The sunscreen facing the Performing Arts Plaza will provide a clear identity for the building while also carefully modulating daylight.
Construction Timeline and Impacts
When does construction start? End?Return to Top
- Schematic design is complete; Design development phase completed October 2017.
- Construction drawings complete January 2018.
- Construction began December 2017 to prepare the VU MPR for the Bookstore relocation.
- Main project construction begins February 2018.
- Scheduled completion June 2019.
What kind of construction impacts are expected? Are there any noise mitigation strategies that will be implemented?Return to Top
Construction will occur in two phases. In February 2018, construction site fencing will be installed around the Bookstore building and a mobile tower crane will be erected. Pedestrian access to the main VU entry will be maintained to the east (from High St) and south (from Virginia Wright/PAC plaza). Phase 2 will begin during spring break 2018 with the closure of the access from the east (High Street). This path will remain closed until construction completion. During the 2018-19 school year, access to the VU will be restricted to a narrow path from the PAC plaza.
The noisiest work will occur toward the beginning of each phase during the demolition periods.
- Construction will typically occur between 7am and 4pm. Regular communication between Western, the contractor, and users of the Viking Union and surrounding facilities will focus on coordination of schedules and activities with the goal of mitigating impacts. The contractor will utilize the summer months for the most impactful work as possible. Noise mitigation strategies such as creation of separating/noise dampening walls will assist in reducing the impact.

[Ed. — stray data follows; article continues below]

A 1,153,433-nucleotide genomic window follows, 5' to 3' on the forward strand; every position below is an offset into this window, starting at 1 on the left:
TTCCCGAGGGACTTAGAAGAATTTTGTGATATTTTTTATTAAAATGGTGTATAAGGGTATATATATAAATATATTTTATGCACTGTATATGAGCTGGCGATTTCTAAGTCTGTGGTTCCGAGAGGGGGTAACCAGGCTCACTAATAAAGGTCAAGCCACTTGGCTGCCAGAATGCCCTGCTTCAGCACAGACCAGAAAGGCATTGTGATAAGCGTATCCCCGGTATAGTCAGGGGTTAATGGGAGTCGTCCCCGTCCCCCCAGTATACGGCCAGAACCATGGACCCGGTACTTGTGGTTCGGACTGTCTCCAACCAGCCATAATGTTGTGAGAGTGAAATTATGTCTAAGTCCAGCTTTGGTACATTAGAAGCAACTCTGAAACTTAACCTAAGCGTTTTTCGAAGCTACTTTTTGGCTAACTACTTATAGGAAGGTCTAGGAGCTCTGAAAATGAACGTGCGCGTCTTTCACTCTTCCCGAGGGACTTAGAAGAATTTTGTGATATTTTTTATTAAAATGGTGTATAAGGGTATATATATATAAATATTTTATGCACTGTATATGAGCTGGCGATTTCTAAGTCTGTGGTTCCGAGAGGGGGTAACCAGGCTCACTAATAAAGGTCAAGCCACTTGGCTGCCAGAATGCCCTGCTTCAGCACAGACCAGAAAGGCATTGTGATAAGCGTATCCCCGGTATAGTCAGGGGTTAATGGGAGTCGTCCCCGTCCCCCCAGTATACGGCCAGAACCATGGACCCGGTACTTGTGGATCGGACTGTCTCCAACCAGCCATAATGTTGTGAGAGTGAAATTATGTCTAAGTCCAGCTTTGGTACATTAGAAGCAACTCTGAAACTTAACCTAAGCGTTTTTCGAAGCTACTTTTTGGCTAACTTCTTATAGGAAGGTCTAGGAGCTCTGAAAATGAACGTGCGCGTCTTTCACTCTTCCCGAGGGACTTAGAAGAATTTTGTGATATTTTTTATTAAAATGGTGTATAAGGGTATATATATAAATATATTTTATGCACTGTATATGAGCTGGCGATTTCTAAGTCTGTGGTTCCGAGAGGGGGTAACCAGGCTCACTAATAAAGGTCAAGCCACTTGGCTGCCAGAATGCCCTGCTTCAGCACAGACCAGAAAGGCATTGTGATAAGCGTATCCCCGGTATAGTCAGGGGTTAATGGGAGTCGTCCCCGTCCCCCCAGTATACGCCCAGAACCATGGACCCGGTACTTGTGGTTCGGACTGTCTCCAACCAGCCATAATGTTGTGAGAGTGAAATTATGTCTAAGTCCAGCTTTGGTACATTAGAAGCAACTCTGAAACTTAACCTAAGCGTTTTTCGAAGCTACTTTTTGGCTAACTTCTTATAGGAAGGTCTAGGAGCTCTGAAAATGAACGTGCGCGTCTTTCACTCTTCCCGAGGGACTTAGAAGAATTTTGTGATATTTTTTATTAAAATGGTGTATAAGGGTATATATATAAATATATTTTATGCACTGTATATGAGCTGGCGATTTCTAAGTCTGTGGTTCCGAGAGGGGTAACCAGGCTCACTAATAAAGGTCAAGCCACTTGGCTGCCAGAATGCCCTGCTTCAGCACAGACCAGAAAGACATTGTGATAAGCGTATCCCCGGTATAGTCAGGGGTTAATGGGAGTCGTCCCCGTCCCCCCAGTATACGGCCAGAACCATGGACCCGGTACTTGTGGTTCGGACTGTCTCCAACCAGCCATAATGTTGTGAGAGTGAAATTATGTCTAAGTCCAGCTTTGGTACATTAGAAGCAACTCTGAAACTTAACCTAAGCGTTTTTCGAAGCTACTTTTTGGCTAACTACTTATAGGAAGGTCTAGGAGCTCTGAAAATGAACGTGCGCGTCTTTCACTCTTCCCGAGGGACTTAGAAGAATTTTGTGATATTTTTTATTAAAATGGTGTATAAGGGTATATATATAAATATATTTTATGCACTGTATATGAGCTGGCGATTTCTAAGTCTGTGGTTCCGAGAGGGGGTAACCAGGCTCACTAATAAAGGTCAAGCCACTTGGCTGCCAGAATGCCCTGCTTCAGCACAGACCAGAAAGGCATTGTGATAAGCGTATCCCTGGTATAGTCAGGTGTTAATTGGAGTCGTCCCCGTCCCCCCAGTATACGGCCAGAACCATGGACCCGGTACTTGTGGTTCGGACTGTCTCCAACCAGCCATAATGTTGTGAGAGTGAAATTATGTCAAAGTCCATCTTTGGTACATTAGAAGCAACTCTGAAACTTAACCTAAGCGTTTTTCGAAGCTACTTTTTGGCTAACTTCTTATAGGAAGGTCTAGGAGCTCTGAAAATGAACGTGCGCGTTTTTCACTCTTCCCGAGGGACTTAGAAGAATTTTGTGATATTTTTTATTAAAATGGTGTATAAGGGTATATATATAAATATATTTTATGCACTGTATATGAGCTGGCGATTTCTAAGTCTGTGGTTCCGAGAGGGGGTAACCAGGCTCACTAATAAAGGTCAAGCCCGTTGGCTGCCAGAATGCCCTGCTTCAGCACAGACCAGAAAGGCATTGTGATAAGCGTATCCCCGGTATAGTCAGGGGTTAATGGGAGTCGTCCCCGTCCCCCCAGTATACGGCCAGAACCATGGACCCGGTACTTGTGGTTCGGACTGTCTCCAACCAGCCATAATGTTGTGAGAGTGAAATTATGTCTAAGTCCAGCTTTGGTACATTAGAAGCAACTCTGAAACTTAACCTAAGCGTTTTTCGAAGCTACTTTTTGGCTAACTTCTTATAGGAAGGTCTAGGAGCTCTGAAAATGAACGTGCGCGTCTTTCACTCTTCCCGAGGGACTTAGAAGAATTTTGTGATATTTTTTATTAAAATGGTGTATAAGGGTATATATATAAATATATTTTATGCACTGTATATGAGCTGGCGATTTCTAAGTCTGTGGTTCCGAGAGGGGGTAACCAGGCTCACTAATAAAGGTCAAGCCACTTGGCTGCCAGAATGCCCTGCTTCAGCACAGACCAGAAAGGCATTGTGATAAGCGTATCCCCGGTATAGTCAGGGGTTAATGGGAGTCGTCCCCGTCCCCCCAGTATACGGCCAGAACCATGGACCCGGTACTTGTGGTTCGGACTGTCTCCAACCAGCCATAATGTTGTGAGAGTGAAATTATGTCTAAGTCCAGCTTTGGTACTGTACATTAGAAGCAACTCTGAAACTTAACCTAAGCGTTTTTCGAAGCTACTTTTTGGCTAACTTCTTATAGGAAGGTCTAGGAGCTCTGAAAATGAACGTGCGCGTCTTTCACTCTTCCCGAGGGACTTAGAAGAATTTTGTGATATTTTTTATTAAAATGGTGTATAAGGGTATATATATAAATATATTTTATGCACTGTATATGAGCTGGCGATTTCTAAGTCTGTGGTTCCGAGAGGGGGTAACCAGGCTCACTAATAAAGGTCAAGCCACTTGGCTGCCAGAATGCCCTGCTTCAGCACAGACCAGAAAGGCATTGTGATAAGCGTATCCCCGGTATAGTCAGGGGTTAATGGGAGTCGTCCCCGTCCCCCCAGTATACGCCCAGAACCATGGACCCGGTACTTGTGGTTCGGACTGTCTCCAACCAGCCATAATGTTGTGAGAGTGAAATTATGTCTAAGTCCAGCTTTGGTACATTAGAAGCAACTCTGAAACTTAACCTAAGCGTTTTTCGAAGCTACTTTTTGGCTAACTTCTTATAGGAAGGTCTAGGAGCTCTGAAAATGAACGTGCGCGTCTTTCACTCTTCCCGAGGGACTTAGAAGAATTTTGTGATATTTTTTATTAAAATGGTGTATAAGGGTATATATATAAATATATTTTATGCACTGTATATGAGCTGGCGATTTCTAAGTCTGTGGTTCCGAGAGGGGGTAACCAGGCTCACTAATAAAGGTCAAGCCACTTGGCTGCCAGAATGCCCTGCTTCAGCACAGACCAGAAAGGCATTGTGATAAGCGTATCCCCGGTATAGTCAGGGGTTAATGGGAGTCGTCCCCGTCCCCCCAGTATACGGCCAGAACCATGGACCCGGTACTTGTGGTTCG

Will current occupants in the VU (eateries, AS club offices, US Post Office, etc.) remain open during construction? Return to Top
All services in the VU will remain open during construction, except the VU Gallery. The VU Gallery will be closed during construction; gallery programming during construction is to be determined. Student Life and the LEADS program will be relocated within the VU during a portion of construction. The Suicide Prevention Coordinator and the Men’s Violence Prevention Specialist, and the Prevention and Wellness Resource Center will be relocated to the first floor of the Edens Hall Administrative Building during the entire length of construction.
What will happen to Vendor’s Row? Will it be closed during construction?Return to Top
Vendors’ Row will move to its new location under the MPR canopy, in front of the temporary Bookstore, by February 2018 and will remain in operation during construction.
What will happen to the Bookstore during construction? Do you think relocation will affect sales?Return to Top